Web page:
“My Experience Applying to Top CRNA Schools”

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My experience applying to top CRNA schools

Strong Applicants Gain Admission Into Top CRNA Schools

Why did I not take nursing school seriously and study more? Does that sound familiar? This is just for you guys that don’t have the most competitive admission applications for CRNA school. I had an undergrad GPA of 3.3, and I did terrible on the GRE. I can’t remember what I got on the new scoring system, but it was the equivalent of a 900-950. I did get a 4.5 on the analytical writing section however. I had been an ICU nurse in the medical ICU for almost 7 years prior to applying, and during that time I received my CCRN certification. I did not take any graduate level classes to prepare myself for anesthesia school, although I wish that I had.

CRNA School: Application Tips

Most schools look at the whole candidate, so don’t stress yourself out thinking that you’ll never get into a top CRNA school with the grades you made in undergrad. Do everything you can to make yourself stand out as a strong candidate, and to convince them that you will be an asset to their nurse anesthesia program. When I was writing my personal essay I included why I wanted to be a CRNA, and how it had a lot to do with working at a veterinarian’s office. I was able to help out with surgeries and began learning about anesthesia for pets. That’s something a little different than the typical applicant, at least my program thought so. I decided that this is what I wanted to do so i started researching information on the top CRNA schools and their application requirements.


Researching Top Nurse Anesthesia Programs

I am fortunate enough to live in a state with 5 anesthesia schools and a few more within another couple of hours of driving distance. Yes, there are multiple schools close to home, but that also tends to flood the market as well. I actually only applied to two top CRNA schools. I went and spoke with both program directors to get a feel on what their program was like and if it would be a good fit for me. I’ll just say cheaper isn’t always going to be better. Questions to ask yourself: “What kind of learner am I?” “Do I want a front-loaded anesthesia program where all the didactic work is up front or an integrated program where didactic and clinicals occur at the same time?” Personally, I can read something all day long and it isn’t going to make any sense until I get some hands on opportunities. Fortunately for me, I ended up attending the CRNA school in my home- town which is an integrated CRNA program.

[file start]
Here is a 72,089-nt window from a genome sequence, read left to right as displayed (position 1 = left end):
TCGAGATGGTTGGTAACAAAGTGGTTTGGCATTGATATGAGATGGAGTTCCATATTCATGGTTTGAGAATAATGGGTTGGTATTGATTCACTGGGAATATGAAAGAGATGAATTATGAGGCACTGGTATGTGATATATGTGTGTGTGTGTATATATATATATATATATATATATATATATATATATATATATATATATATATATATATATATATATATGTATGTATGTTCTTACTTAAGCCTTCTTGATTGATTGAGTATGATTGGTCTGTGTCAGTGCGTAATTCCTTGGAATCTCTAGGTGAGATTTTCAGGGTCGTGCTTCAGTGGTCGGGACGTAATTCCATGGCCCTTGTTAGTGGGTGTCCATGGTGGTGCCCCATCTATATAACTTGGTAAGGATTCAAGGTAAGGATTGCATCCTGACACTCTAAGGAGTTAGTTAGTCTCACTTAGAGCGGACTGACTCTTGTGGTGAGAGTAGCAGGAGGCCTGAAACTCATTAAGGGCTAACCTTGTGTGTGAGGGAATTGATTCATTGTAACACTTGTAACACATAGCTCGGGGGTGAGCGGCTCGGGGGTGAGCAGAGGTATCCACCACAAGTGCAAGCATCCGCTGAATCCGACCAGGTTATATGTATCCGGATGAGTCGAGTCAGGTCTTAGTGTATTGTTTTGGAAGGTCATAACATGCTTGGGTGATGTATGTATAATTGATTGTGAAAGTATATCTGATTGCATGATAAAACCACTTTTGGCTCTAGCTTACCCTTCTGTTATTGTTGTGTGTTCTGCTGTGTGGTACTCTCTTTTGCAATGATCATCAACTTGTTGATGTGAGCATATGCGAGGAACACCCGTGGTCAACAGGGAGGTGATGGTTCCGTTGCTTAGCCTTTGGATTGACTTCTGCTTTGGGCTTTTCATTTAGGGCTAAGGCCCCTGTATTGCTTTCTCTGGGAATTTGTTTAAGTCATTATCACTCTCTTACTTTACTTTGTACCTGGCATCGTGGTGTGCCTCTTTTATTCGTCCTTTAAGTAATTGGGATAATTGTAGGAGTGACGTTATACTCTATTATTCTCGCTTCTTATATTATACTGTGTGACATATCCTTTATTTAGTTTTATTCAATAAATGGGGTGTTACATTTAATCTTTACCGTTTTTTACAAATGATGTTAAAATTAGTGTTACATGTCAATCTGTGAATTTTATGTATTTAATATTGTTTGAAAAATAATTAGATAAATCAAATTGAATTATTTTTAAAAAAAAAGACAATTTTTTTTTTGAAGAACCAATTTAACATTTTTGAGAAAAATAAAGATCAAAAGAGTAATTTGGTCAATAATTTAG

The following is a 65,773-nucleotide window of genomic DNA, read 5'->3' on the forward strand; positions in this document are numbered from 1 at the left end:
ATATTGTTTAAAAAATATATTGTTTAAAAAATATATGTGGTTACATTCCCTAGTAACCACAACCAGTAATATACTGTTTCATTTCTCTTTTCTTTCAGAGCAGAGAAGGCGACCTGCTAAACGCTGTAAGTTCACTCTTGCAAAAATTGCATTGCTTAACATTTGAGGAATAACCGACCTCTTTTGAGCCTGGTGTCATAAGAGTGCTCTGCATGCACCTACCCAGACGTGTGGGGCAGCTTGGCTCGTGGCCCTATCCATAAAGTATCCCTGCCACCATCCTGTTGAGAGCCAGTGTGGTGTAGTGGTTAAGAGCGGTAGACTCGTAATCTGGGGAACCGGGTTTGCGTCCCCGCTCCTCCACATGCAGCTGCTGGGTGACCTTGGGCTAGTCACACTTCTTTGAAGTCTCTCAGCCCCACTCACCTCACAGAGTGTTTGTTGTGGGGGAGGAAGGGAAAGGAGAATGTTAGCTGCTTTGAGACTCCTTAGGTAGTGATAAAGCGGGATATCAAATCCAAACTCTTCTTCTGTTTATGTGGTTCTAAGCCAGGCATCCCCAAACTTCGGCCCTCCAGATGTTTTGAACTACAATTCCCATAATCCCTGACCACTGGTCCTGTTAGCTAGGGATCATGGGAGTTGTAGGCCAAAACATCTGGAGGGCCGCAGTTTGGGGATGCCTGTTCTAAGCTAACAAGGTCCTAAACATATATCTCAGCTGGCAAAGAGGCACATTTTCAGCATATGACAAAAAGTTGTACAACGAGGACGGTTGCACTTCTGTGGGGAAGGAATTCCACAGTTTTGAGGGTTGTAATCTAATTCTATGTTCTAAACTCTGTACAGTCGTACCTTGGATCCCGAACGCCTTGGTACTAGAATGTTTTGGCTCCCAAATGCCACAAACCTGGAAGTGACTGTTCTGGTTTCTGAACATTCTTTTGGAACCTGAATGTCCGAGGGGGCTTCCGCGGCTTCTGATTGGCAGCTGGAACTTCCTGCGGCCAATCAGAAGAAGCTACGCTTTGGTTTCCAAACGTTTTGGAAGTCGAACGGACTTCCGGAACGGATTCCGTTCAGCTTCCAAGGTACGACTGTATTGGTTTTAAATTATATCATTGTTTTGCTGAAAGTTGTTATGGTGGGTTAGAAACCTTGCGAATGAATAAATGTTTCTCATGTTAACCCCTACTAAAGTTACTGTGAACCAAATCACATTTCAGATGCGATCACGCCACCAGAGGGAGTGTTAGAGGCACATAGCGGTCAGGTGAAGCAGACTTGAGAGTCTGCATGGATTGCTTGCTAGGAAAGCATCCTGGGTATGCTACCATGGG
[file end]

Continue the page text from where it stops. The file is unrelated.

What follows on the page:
School Search: Top CRNA Schools

The two nurse anesthesia programs that I tried to gain admission into had very different programs. I debated which would be a better fit for me, and had heard great things about both schools. One schools was 28 months and significantly more expensive. It would have also required moving, traveling all over the city as well as other states for clinicals, and was known for having a very large class size. When I spoke with the program director I got a good vibe about the nurse anesthesia program. They genuinely appeared to care about the students and wanted them to succeed. You could tell that they would do anything to help them out. The school in my hometown was 27 months and had two clinical sites. I also liked the fact that it was cheaper, it didn’t require me to move, and had a much smaller class size.

My experience applying to top CRNA schools

How to Gain Admission Into CRNA School

When applying to the top CRNA schools, look at the admission criteria and talk to the program director to see how you can beef up your resume. CCRN is usually optional, but from my experience if you don’t have it, you aren’t getting in. Take opportunities to work in other ICU units to get as much hemodynamic monitoring and caring for sick patients as you can. Take extra classes, any extra certifications are always a good idea. There’s always the one year ICU wonder, but I really feel like applicants needs at least two or three to really understand the concepts of what we do on a daily basis. Shadow a CRNA. Not just once, but several times. Makes sure this is what you want to do. You will need that desire half way through the program when you are exhausted and just want to throw in the towel. Ultimately though, if you want to get into a top nurse anesthesia program you have to stand out. I used CRNA School Admissions: The Cold Hard Facts, and I can say it definitely does help. It helped me gain admission into CRNA school even with a below average GPA and a poor GRE score. Best of luck to all of you, and don’t stop following your dreams!

A. Miller RRNA
#TopCrnaSchools #CrnaSchools #CrnaSchoolAdmission

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